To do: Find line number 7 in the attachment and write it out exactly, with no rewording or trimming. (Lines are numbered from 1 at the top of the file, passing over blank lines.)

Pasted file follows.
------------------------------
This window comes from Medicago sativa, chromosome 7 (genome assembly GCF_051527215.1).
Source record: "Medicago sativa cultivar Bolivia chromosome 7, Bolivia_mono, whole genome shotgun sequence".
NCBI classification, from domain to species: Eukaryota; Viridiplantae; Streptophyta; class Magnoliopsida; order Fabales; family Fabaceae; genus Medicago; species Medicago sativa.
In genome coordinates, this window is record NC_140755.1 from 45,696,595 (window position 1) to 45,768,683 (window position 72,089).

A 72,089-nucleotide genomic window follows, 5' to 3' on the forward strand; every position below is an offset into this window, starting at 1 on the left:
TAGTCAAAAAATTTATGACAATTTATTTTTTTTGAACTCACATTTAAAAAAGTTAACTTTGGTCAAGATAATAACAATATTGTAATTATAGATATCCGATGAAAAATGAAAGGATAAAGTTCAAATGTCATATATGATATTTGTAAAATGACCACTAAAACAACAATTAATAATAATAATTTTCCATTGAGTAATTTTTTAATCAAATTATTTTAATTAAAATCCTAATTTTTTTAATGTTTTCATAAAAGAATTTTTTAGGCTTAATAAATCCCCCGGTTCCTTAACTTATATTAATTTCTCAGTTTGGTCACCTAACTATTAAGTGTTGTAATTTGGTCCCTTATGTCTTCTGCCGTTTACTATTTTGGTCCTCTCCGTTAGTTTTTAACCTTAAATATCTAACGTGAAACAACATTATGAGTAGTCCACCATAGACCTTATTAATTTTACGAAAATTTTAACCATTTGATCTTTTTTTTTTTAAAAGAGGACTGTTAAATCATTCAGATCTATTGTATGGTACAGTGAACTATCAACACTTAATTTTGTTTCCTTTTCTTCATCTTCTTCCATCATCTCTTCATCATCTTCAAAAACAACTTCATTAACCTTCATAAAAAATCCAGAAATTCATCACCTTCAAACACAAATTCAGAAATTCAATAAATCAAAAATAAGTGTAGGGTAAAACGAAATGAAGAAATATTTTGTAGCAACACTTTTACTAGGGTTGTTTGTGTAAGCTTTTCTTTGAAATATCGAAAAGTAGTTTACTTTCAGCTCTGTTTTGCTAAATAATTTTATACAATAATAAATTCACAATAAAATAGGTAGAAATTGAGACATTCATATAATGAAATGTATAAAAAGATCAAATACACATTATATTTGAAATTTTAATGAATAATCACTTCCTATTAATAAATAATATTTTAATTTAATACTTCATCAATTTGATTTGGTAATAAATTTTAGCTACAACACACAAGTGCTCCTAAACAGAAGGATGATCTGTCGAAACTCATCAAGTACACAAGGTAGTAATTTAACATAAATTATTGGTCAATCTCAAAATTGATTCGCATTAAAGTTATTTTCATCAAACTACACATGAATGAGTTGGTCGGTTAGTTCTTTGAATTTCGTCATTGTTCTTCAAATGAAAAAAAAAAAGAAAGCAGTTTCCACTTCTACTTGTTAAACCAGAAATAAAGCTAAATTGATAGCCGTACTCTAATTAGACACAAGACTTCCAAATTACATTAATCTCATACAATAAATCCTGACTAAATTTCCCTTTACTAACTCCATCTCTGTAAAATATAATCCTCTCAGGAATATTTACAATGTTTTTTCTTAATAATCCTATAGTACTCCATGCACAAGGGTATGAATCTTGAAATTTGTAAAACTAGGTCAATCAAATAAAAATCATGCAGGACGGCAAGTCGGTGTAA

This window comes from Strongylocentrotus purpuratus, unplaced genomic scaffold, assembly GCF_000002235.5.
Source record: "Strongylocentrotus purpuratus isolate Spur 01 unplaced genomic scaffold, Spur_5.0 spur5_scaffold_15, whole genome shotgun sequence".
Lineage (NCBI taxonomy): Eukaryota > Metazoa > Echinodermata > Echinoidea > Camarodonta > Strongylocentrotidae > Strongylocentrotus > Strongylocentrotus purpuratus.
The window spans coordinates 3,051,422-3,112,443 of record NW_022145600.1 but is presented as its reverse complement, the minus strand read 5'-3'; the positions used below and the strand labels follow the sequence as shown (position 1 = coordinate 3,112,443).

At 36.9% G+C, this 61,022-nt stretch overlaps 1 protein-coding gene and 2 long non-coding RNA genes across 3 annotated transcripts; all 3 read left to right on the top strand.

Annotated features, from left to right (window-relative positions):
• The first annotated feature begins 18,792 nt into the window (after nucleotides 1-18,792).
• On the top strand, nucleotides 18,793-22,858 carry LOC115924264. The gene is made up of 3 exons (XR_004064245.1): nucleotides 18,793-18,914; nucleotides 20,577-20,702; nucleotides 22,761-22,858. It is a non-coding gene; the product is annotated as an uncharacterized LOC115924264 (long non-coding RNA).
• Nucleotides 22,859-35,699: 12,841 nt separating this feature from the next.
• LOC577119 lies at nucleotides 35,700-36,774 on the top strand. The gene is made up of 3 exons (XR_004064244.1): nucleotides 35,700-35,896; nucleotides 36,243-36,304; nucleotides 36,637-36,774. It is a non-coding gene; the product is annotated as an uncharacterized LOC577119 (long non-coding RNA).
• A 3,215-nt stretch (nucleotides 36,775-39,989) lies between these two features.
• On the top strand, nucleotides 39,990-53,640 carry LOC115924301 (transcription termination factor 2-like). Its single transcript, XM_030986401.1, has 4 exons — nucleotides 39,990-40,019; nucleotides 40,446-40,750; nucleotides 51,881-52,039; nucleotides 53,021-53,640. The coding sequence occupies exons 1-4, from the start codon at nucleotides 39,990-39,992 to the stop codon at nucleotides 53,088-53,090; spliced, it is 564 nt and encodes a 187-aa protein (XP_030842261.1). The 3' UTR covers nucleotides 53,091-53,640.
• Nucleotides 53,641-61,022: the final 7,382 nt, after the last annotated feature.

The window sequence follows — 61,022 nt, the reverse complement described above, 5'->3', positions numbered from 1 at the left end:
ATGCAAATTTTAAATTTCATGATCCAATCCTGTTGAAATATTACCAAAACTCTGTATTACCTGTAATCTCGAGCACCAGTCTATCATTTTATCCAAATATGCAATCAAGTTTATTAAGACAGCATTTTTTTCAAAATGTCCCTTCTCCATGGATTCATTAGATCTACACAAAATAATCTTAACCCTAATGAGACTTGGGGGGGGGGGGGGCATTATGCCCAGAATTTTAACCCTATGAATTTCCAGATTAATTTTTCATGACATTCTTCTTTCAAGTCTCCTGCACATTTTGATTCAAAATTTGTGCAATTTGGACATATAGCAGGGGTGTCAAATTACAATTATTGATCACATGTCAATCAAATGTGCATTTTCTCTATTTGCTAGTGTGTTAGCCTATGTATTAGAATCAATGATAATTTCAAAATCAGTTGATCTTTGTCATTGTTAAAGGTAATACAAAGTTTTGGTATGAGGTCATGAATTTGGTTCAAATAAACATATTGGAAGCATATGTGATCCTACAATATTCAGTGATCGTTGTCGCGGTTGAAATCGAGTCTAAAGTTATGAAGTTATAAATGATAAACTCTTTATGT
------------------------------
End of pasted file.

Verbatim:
This window comes from Strongylocentrotus purpuratus, unplaced genomic scaffold, assembly GCF_000002235.5.